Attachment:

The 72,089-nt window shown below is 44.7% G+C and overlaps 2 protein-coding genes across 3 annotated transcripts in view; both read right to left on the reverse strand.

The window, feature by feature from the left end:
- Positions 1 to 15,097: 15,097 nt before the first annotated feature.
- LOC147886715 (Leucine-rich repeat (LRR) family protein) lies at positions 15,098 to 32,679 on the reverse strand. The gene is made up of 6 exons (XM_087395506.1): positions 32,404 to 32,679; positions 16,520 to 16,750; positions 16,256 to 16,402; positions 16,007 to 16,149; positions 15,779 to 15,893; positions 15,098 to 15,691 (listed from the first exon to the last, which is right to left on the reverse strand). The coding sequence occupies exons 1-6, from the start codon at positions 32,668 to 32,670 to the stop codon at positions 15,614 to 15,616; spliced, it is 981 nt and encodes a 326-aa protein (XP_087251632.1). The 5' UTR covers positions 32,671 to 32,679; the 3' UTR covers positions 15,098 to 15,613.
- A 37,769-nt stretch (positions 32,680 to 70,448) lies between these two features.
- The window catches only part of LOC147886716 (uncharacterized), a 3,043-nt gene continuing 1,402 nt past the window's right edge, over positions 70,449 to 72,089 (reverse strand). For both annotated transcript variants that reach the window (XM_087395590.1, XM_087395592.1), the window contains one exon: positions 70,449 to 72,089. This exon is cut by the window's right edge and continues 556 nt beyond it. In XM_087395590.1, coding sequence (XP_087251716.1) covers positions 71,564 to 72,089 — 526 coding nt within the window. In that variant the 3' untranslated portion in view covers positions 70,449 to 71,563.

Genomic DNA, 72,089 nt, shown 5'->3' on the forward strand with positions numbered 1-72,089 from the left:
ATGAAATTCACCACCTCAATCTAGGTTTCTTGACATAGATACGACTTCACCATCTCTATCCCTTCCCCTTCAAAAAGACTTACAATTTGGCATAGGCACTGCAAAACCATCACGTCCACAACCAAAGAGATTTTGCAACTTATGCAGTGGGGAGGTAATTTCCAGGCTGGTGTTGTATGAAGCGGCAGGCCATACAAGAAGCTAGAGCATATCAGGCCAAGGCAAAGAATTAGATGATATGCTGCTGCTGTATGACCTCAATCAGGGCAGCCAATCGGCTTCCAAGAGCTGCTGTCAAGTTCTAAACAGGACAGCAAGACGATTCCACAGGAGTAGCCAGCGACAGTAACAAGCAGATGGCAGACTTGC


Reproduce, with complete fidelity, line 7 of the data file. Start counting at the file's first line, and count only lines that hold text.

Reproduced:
Genomic DNA, 72,089 nt, shown 5'->3' on the forward strand with positions numbered 1-72,089 from the left: